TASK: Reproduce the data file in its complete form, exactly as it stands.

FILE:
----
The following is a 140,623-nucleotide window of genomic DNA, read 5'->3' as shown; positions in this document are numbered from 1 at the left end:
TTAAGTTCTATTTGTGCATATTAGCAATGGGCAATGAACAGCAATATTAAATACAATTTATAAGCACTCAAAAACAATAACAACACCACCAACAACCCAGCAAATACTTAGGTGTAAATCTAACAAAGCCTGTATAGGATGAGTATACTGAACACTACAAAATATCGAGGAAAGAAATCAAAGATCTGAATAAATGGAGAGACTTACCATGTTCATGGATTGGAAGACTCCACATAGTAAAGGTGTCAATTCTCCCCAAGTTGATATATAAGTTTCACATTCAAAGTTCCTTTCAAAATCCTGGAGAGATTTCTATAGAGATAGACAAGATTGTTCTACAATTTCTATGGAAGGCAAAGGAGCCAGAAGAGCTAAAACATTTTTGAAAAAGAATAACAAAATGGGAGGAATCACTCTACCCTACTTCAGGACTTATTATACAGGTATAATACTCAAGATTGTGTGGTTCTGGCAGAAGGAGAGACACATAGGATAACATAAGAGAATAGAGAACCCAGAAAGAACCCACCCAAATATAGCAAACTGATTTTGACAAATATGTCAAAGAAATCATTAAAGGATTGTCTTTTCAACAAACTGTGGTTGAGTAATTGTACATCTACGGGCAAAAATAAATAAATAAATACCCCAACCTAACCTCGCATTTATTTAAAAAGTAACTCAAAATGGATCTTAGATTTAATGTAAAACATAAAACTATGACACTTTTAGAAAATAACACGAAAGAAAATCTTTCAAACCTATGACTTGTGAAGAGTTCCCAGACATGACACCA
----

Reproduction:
The following is a 140,623-nucleotide window of genomic DNA, read 5'->3' as shown; positions in this document are numbered from 1 at the left end:
TTAAGTTCTATTTGTGCATATTAGCAATGGGCAATGAACAGCAATATTAAATACAATTTATAAGCACTCAAAAACAATAACAACACCACCAACAACCCAGCAAATACTTAGGTGTAAATCTAACAAAGCCTGTATAGGATGAGTATACTGAACACTACAAAATATCGAGGAAAGAAATCAAAGATCTGAATAAATGGAGAGACTTACCATGTTCATGGATTGGAAGACTCCACATAGTAAAGGTGTCAATTCTCCCCAAGTTGATATATAAGTTTCACATTCAAAGTTCCTTTCAAAATCCTGGAGAGATTTCTATAGAGATAGACAAGATTGTTCTACAATTTCTATGGAAGGCAAAGGAGCCAGAAGAGCTAAAACATTTTTGAAAAAGAATAACAAAATGGGAGGAATCACTCTACCCTACTTCAGGACTTATTATACAGGTATAATACTCAAGATTGTGTGGTTCTGGCAGAAGGAGAGACACATAGGATAACATAAGAGAATAGAGAACCCAGAAAGAACCCACCCAAATATAGCAAACTGATTTTGACAAATATGTCAAAGAAATCATTAAAGGATTGTCTTTTCAACAAACTGTGGTTGAGTAATTGTACATCTACGGGCAAAAATAAATAAATAAATACCCCAACCTAACCTCGCATTTATTTAAAAAGTAACTCAAAATGGATCTTAGATTTAATGTAAAACATAAAACTATGACACTTTTAGAAAATAACACGAAAGAAAATCTTTCAAACCTATGACTTGTGAAGAGTTCCCAGACATGACACCA